• Secretary of State Brad Raffensperger on Monday urged voters to return their absentee ballots in time for the June 9 primary, even as thousands of Fulton County voters are waiting for their ballots to arrive and the coronavirus forced some early voting locations to close. About 1 million voters who requested absentee ballots haven’t yet turned them in, according to state election data through Sunday. “Vote from the convenience of your own kitchen table. Take your time to do it, but get it done as soon as you can,” Raffensperger said in an interview. “Sooner better than later, because it has to be received by June 9, no later than 7 p.m., to be counted.” So far, over 551,000 voters have returned their absentee ballots, and another 77,000 voted in person during the first week of early voting. More than 25,000 Fulton voters still haven’t received their absentee ballots as the county’s elections office has struggled to process a flood of ballot requests, especially those that were emailed. Fulton election officials said the backlog would be eliminated by Memorial Day, but the county processed just 3,000 absentee ballot requests from Friday to Sunday. “It’s concerning that they’re still not caught up,” Raffensperger said. “What that has done has created concern on voters who say, ‘I haven’t received my absentee ballot, and yet I emailed that back in early. What’s the delay?’” If Fulton voters don’t receive their absentee ballots soon, they might not have much time to return them by the state’s election day deadline. A federal lawsuit is asking a judge to rule that ballots should be counted as long as they’re postmarked by election day. Other counties are dealing with coronavirus-related problems, Raffensperger said. Appling County will reopen its only early voting location Tuesday after it was closed Friday for cleaning because a voter tested positive for the coronavirus. In McDuffie County, two election workers caught the coronavirus, leaving its elections staff shorthanded. “Particularly on Memorial Day, we think about the huge sacrifice armed forces members made, sacrificing their lives, so we would have the freedom to be a free people and be able to freely vote,” Raffenpserger said. “These are trying times, and we encourage everyone to complete the process if you requested an absentee ballot.” You may find this story and more at AJC.com.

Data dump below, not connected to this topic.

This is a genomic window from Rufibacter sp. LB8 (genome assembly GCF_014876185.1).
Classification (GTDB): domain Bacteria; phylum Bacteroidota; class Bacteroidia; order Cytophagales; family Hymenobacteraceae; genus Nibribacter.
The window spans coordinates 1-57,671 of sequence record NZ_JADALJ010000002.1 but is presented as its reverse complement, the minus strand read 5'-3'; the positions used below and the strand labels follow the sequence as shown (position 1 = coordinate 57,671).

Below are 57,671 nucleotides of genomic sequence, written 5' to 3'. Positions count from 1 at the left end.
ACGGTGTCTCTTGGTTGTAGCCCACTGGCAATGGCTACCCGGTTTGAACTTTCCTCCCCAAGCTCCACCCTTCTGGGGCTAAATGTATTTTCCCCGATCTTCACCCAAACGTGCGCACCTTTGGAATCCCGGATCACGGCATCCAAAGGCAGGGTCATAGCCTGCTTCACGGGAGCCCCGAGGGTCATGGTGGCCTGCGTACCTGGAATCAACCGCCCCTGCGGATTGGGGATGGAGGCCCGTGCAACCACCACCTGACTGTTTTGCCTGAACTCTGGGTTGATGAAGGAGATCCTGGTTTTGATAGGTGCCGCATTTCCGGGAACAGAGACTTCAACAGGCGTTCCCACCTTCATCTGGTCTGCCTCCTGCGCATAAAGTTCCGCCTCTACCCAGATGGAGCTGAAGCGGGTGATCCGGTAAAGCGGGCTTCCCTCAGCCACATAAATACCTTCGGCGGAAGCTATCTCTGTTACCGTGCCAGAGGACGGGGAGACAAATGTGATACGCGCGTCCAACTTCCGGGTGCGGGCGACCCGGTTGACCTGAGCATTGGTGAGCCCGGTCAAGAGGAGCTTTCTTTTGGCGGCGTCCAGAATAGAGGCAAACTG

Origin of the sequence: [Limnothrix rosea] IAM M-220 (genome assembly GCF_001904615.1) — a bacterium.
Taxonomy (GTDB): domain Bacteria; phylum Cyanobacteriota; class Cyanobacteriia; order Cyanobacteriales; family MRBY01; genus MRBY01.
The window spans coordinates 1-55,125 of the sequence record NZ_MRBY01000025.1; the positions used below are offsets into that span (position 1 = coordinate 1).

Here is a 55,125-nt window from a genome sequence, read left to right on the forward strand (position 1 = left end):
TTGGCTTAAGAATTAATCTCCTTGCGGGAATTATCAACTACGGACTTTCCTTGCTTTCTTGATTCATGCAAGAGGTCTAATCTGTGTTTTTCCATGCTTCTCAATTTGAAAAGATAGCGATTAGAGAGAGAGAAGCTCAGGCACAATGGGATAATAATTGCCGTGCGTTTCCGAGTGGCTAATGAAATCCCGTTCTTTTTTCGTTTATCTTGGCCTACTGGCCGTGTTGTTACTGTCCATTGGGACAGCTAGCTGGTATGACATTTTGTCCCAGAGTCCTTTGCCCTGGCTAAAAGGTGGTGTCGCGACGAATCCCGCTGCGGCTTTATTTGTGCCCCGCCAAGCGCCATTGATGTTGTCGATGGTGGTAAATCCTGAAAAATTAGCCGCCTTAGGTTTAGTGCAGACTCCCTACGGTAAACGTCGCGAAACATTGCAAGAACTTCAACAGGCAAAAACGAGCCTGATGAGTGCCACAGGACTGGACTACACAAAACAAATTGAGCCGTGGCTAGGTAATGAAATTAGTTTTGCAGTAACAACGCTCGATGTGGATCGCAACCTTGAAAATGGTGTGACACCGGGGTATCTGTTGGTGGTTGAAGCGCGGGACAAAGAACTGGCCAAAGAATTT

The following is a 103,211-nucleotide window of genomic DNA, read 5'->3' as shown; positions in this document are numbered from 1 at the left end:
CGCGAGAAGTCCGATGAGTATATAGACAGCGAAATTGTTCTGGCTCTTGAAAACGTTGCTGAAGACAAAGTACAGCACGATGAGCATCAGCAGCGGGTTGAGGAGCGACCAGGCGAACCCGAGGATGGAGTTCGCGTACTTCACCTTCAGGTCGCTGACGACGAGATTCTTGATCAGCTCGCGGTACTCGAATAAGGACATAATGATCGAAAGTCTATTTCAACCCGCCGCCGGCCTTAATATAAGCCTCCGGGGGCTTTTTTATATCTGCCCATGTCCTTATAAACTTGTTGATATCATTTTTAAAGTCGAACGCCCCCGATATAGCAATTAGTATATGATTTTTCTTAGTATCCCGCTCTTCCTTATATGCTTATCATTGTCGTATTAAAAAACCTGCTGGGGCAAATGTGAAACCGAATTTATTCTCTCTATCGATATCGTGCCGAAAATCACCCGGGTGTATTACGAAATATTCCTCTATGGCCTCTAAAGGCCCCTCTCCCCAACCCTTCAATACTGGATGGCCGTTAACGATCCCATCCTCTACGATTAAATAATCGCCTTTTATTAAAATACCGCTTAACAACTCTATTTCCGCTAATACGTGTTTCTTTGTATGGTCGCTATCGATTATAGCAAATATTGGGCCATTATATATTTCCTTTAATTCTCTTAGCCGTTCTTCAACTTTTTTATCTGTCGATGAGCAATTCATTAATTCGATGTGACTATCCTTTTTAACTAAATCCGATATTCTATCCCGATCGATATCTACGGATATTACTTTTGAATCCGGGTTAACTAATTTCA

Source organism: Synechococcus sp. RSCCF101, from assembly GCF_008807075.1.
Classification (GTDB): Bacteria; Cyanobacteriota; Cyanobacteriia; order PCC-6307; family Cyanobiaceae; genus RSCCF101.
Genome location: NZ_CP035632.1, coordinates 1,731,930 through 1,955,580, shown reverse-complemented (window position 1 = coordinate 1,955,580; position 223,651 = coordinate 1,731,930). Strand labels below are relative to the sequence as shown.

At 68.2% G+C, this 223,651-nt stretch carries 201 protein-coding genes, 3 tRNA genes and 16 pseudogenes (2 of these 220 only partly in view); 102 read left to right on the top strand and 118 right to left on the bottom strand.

• Gwinnett County police are investigating Monday the shooting death of Richard St. John in Norcross. Officers found the 70-year-old sometime around 8:30 p.m. Sunday after a 911 caller reported a male had been shot on Brittney Way near Phil Niekro Parkway. St. John was taken to a hospital, where he died of his injuries. No further information about the victim or the circumstances surrounding his death were available Monday morning. Police are asking anyone with information related to the shooting to contact GCPD detectives at 770-513-5300. To remain anonymous, tipsters should contact Crime Stoppers at 404-577-TIPS (8477) or visit Crime Stoppers. Crime Stoppers tipsters can receive a cash reward for information leading to an arrest and indictment in this case. Case Number: 20-038848 You may find this story and more at AJC.com.
  • More than 60 residents were displaced by two separate fires over the Memorial Day weekend in DeKalb and Newton counties, according to the American Red Cross. In the first fire at the Sierra Village Apartments in Brookhaven, eight units were destroyed Sunday leaving 41 people homeless. Firefighters responded to the blaze on Oak Shadow Lane around 8:15 a.m. Sunday. One person suffered minor burns, DeKalb Fire Capt. Dion Bentley said. Then in a second incident early Monday, fire broke out at the Magnolia Heights Apartments in Covington, where 26 people were displaced. Fire department officials could not be reached for comment. Along with emotional support, Sherry Nicholson, the Red Cross’s regional communication director, said volunteers provided assistance for those who were displaced to help with essentials such as temporary lodging, food, clothing, and replacement medications. Caseworkers will continue to work with the families in the weeks ahead to help them begin their recovery. Fire officials were still unaware of the cause of either fire early Monday. You may find this story and more at AJC.com.